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Frozen vs. Canned Vegetables – Which is better?

8 min read

Health and hygiene had briefly lost its importance during the last few centuries but the significance of these aspects is coming back. Consumers have spent years being unconcerned about the effect of diet on their wellbeing. Today, however, problems like obesity, cardiac ailments and a wide range of others are plaguing societies, especially in the developed world. A debate about frozen vs canned vegetables has been in the midst of these issues.

The United States is one of the countries which have the highest rates of obesity. The National Center for Health Statistics reported that in 2015-2016 31.8% of the population was overweight. Another 39.8% of adults above 20 were obese. Of these almost 8% had severe obesity. Recent Behavioral Risk Factor Surveillance System obesity rates data as of September 2019 revealed that Mississippi and West Virginia have the highest obesity rates at 39.5% and Colorado the lowest at 23%.

Fruits and vegetables have always been a crucial part of the human diet. The way vegetables, in particular, are grown, harvested, transported and consumed has changed considerably with the advent of technology. This is one of the reasons why the frozen vs canned vegetables debate has become so mainstream. What was once considered a convenience is now being viewed as a health hazard.

In this article, we will look at the benefits and drawbacks of frozen, canned and fresh vegetables. Then, we will compare them alongside one another and draw a conclusion which would help you pick the best option for keeping health in mind. These facts and comparisons are important because dietary choices impact our lives to a great extent. 

Frozen Vegetables

Freezing has been the preferred method of preserving vegetables for hundreds of years. It was our very early ancestors who figured out that keeping fresh produce at freezing temperatures delayed the decay process allowing them to stay edible for longer. The first freezer type appliance was developed somewhere in the 1970s. Today, almost every household has some form of a refrigeration unit to preserve various food items.

Our widely held belief that freezing keeps food fresh and consumable for longer is being challenged by recent studies. There are benefits of the process but at the same time, there are drawbacks which concern the nutritional requirements of the vegetables. Here are some pros and cons of freezing food.  

         Pros

–          It is a fairly quick method. It takes just a few minutes for vegetables to be frozen. If there are large quantities it may take a few hours and that’s it.

–          Blanching before freezing stops enzyme activity which lead to rotting. This allows frozen vegetables to stay fit for consumption across longer periods of time.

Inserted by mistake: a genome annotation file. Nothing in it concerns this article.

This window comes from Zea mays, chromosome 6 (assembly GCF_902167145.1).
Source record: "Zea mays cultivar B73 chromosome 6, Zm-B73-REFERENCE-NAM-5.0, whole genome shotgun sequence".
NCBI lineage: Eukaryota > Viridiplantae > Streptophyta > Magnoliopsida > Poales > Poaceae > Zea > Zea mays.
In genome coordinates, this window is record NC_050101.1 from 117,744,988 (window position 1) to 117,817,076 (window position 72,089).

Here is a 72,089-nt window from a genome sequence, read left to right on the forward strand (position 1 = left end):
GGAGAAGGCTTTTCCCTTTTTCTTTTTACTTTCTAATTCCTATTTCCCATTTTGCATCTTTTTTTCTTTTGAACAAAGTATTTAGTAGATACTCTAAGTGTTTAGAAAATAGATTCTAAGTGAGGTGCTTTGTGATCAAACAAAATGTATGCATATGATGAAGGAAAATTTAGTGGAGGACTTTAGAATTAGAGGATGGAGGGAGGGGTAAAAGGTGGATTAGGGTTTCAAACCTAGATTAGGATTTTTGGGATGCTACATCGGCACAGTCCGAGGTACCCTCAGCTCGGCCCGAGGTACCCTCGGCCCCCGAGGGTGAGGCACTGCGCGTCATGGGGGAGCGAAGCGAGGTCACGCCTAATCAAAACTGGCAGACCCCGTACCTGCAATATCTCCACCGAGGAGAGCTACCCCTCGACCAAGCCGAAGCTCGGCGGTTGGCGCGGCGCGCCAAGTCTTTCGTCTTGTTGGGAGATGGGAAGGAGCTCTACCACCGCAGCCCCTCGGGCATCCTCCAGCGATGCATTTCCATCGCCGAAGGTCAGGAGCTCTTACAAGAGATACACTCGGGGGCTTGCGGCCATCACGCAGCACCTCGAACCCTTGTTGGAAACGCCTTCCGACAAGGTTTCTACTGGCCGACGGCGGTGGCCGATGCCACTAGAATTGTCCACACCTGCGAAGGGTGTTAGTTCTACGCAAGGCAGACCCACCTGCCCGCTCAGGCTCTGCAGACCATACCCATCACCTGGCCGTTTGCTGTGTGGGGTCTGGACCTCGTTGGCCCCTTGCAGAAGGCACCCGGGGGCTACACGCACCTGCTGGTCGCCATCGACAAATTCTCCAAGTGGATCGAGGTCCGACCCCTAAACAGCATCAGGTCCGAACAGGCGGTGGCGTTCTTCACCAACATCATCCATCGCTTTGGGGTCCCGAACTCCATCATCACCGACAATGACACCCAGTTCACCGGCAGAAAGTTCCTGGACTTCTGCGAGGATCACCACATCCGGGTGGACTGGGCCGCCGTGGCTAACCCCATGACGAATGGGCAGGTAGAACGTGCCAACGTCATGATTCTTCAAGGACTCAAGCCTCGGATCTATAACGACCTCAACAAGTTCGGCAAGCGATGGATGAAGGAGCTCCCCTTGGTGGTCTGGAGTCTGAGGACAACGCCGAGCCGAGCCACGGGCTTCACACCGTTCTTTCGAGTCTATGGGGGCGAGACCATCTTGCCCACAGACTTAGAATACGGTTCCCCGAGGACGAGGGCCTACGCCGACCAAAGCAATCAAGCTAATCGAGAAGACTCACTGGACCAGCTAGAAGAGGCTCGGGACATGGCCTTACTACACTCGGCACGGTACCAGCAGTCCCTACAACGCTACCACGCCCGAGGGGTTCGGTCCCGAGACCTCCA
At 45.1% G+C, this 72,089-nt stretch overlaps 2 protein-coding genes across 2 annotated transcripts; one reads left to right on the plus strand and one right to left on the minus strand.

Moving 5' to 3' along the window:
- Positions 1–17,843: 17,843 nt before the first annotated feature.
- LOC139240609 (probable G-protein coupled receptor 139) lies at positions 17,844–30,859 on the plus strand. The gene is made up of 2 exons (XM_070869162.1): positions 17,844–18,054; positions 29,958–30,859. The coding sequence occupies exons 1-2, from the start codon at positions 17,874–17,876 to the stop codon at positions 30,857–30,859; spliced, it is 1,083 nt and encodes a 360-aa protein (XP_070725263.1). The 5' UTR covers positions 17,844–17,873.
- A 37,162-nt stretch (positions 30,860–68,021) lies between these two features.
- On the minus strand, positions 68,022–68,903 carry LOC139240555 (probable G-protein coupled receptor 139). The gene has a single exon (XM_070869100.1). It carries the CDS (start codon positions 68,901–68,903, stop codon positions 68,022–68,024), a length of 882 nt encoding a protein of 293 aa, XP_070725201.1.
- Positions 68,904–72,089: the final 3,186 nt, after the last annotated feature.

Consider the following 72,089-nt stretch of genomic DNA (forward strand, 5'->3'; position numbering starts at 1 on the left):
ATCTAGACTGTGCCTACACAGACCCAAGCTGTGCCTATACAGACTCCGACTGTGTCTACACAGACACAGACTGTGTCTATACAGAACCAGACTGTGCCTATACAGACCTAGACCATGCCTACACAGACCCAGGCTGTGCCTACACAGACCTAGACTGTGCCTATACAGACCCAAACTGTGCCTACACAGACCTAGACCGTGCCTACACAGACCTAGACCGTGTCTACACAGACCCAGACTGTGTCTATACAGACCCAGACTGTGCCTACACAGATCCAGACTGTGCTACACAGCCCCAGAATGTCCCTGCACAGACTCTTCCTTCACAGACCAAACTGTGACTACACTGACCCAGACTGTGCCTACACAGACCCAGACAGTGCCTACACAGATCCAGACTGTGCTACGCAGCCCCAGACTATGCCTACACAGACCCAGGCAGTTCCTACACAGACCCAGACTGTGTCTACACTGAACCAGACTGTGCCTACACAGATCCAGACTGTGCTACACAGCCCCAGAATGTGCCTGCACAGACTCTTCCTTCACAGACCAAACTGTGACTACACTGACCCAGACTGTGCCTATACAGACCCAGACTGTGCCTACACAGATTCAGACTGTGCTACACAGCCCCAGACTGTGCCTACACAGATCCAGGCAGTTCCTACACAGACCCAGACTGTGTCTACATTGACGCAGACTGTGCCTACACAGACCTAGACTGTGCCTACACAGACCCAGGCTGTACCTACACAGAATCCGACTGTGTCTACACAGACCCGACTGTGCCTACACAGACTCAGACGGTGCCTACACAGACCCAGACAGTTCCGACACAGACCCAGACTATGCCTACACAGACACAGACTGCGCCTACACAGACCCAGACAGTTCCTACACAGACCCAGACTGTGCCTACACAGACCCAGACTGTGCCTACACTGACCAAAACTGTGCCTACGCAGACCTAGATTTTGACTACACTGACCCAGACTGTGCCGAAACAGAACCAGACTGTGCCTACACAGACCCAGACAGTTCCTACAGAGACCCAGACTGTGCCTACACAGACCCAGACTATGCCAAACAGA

–          Prepared meals containing vegetables can also be preserved through the same method.

         Cons

–          Some of the nutritional elements like Vitamin B and C are lost in the freezing process. Antioxidants which help proper cell functioning are also lost to some extent in frozen foods,

–          The biggest drawback of freezing is that the taste and texture of vegetables is lost. Water is soaked inside it which is difficult to defrost thus becoming a hassle. This process is known as freezer burn and it is evident in gray or brown edges on meat and lost color in vegetables etc.

–          Freezer storage is recommended for a year at max. The rate is even lower for vegetables but relatively higher for meat.

–          Power outages can mean disaster for frozen items because as they begin to defrost, there is a high probability of them going bad faster than usual.

Canned Vegetables

After freezing, humans discovered another method of preserving food which was putting them in airtight cans. This packaging requires the addition of artificial preservatives to prolong the shelf life of the food. Right off the bat then, canned vegetables feel at a loss but there are some aspects in which they offer benefits.

According to some statistics, 84% of Americans prepare meals using canned vegetables or other foods available in metal packaging. This happens at least twice a month and the frequency with which canned foods are consumed is similar in other first world countries too. Here are a few merits and demerits of canned vegetables or foods in general:

         Pros

–          Canned food is cheap.

–          It is convenient to carry it anywhere and store for longer periods of time. People on long expeditions even to remote places carry canned food with them.

–          In some cases, fresh produce stored for a few days has lost its nutrition but canned foods hold more of the same content for longer. In specific instances, this may not hold true but for some cases it is true.